By Michael Pollick
Published: Saturday, February 28, 2009 at 1:00 a.m.
Last Modified: Saturday, February 28, 2009 at 7:31 a.m.
Former Sarasota hedge fund manager Arthur Nadel faces a deadline if he wishes to avoid a default judgment in the SEC's civil fraud case against him in Tampa federal court.
If not, it might take only a month for the Tampa judge to convict him by default, according to the agency's lead prosecutor in the case, Scott Masel.
Nadel is incarcerated under federal custody in New York, where he faces criminal fraud charges.
He is represented there by a high-profile criminal attorney team from Tampa, Barry Cohen and Todd Foster. But he has never had an attorney put in an appearance in the Tampa civil fraud case filed by the SEC on Jan. 21.
In a Feb. 20 filing with the Tampa court, Masel warned that he would seek a default.
Once the SEC enters its official notice, said Masel, the agency would ask the court for a default judgment. The process could be completed in 30 days.
"It would be unusual because we are seeking monetary judgments that are pretty big," said Masel. "We don't know how big yet, but as you can see in the complaint it was presented that their accounts were worth over $300 million. Somewhere there is a lot of money missing."
Nadel disappeared on Jan. 14, leaving his wife, Peg Nadel, and business associate Neil Moody to explain to investors that they had suddenly discovered that most of the $300 million-plus they had stated to be under management was gone.
Nadel claimed to be trading securities for six private mutual funds run by Scoop Management, all of which claimed unusually high annual returns. The SEC alleges that the returns were fraudulent and that the firm was simply paying redemptions out of money coming in from new investors, and pocketing hefty and unwarranted management fees along the way.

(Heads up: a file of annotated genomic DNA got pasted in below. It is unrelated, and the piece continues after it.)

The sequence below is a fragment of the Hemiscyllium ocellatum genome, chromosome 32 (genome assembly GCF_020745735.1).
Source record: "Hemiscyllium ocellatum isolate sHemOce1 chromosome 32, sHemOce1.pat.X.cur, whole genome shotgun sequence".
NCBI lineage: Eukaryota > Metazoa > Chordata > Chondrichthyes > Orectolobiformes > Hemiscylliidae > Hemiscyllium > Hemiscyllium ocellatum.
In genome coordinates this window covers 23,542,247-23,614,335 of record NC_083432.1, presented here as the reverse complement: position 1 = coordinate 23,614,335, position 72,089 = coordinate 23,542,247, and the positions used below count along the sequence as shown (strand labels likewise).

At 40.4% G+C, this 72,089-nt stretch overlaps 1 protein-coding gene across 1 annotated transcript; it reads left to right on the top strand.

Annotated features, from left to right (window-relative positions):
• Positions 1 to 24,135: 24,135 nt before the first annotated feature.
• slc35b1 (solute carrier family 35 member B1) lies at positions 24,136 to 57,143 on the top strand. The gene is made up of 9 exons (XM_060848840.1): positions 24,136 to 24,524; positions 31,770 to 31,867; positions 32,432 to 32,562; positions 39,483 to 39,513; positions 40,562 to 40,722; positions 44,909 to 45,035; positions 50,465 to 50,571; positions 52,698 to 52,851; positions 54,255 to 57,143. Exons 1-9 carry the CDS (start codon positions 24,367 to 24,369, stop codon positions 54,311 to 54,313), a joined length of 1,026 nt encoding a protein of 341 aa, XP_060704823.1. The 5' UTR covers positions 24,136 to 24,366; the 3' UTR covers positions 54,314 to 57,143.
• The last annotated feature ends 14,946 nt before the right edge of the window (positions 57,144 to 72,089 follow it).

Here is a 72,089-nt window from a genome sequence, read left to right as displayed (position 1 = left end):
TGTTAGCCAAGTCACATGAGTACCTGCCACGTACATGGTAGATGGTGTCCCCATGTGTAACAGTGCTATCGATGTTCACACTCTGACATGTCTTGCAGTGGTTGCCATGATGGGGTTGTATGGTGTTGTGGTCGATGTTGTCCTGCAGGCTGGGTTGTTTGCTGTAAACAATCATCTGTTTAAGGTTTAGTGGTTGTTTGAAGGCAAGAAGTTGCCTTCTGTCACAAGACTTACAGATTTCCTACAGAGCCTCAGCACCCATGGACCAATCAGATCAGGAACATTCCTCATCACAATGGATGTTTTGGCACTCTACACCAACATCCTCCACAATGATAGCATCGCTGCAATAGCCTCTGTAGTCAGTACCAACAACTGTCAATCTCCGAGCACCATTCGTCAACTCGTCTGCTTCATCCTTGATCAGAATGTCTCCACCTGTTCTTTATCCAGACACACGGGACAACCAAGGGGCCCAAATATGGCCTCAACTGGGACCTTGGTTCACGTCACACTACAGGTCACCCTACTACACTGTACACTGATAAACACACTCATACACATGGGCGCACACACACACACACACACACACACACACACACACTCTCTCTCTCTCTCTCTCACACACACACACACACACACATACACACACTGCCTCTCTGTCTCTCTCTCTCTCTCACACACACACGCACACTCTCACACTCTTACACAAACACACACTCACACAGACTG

With Nadel still missing, the SEC filed its civil fraud case against him and his investment management corporations on Jan. 21.
The Tampa federal court immediately granted a request by the SEC to appoint a receiver to take control of the assets of the Nadels and the companies they ran. The receivership now takes in not only the Sarasota-based financial business but also the Venice Jet Center, which is owned by the Nadels, and some real estate holdings.
Nadel reappeared at federal offices in Tampa on Jan. 27 and was arrested on what had been sealed criminal fraud charges. He was later transferred to New York City, where he faces trial in federal criminal court.
In New York, Nadel could conceivably bail out for $5 million, an amount set earlier this week. However, that seems unlikely under the current terms, according to Foster.
The New York judge said that Nadel must post $1 million of the bond in cash.